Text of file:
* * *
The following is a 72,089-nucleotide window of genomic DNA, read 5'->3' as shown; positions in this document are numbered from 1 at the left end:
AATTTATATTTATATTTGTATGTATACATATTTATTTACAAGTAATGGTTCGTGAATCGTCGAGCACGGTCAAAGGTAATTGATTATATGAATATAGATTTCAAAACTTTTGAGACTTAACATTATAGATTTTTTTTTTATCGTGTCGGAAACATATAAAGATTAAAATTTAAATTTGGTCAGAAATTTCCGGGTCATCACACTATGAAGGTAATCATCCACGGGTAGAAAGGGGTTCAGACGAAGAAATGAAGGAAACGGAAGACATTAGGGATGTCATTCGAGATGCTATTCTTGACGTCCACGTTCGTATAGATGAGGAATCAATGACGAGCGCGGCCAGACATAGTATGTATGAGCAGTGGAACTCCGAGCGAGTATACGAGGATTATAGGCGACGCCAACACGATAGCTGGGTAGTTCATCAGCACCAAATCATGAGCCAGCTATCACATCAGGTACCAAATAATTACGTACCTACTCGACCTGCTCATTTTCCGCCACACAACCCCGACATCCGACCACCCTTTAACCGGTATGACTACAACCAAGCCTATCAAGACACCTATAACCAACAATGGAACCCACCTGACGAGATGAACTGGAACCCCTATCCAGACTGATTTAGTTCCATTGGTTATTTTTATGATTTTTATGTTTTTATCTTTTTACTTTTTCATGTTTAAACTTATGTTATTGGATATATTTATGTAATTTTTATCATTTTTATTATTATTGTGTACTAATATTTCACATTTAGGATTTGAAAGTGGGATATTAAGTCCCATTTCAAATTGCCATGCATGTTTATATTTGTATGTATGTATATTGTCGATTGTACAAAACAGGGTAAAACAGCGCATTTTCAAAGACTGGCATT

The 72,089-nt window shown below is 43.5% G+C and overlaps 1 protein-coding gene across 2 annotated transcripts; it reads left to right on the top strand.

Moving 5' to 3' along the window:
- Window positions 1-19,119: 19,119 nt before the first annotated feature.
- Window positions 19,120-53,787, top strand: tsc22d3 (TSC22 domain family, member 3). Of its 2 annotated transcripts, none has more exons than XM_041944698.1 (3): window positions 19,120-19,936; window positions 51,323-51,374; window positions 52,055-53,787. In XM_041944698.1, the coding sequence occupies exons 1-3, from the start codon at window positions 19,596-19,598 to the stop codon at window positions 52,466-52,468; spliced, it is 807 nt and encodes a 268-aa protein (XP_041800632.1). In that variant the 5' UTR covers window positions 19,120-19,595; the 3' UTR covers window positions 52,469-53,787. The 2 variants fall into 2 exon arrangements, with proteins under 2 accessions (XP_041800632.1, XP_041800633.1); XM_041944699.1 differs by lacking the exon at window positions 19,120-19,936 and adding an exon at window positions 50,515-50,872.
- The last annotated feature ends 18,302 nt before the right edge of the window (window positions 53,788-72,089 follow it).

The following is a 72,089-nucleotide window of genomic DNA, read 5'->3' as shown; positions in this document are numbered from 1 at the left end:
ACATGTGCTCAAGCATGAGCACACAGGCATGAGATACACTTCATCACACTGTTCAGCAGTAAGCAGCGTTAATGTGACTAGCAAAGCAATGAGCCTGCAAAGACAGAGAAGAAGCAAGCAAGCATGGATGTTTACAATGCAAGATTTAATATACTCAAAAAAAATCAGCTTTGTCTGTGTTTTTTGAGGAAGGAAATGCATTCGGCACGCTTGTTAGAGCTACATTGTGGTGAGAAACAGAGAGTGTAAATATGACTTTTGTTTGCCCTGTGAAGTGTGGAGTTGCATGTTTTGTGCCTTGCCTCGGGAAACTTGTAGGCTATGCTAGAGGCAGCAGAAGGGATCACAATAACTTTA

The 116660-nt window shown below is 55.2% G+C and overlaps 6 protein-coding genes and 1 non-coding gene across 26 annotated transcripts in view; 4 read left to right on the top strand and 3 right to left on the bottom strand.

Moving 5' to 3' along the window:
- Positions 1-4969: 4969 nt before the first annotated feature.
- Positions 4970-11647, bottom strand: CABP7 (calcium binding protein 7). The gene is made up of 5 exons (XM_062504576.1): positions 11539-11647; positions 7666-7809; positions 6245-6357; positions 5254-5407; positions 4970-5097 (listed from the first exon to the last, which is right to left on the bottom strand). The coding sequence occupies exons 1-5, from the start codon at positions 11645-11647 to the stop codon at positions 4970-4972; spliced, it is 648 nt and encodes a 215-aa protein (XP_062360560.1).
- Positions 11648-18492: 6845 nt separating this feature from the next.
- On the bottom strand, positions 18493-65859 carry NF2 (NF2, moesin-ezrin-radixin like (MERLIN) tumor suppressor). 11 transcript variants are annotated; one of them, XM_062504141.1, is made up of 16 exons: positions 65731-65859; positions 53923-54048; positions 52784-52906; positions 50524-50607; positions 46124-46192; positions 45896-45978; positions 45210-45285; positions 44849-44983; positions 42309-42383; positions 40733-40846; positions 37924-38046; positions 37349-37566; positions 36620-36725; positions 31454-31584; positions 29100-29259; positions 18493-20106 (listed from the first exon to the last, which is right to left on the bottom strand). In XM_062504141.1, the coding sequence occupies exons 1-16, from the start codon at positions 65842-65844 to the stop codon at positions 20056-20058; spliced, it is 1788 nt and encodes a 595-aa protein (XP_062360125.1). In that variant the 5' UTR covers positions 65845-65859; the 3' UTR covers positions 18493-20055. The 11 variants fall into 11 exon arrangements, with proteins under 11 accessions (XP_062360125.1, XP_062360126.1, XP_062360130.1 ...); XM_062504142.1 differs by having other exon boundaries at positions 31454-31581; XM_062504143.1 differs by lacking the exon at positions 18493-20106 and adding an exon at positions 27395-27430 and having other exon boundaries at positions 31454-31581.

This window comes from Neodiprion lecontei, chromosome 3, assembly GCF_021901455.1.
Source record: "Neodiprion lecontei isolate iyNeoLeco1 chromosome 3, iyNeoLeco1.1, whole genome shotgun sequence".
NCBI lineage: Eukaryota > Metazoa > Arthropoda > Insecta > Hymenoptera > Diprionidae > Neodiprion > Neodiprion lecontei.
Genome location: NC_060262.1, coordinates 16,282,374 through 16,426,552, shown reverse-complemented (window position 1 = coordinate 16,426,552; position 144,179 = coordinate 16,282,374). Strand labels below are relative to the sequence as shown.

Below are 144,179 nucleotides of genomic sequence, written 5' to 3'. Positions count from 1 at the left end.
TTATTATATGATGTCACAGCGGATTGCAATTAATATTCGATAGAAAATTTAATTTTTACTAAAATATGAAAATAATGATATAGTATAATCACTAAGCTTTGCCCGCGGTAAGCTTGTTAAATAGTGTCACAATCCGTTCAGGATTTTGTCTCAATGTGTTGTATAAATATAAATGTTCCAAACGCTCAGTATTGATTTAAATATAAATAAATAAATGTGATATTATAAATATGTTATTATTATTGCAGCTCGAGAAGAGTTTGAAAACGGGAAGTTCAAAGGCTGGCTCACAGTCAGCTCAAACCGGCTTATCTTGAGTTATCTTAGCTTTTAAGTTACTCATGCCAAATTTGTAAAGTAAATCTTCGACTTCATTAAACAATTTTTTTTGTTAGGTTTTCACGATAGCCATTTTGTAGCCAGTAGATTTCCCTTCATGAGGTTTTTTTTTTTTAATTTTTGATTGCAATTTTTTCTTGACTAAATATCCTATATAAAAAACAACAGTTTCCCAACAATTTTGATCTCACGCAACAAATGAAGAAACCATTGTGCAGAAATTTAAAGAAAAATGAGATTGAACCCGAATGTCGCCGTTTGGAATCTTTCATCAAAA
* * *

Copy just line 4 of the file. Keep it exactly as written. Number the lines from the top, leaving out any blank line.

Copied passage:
Moving 5' to 3' along the window: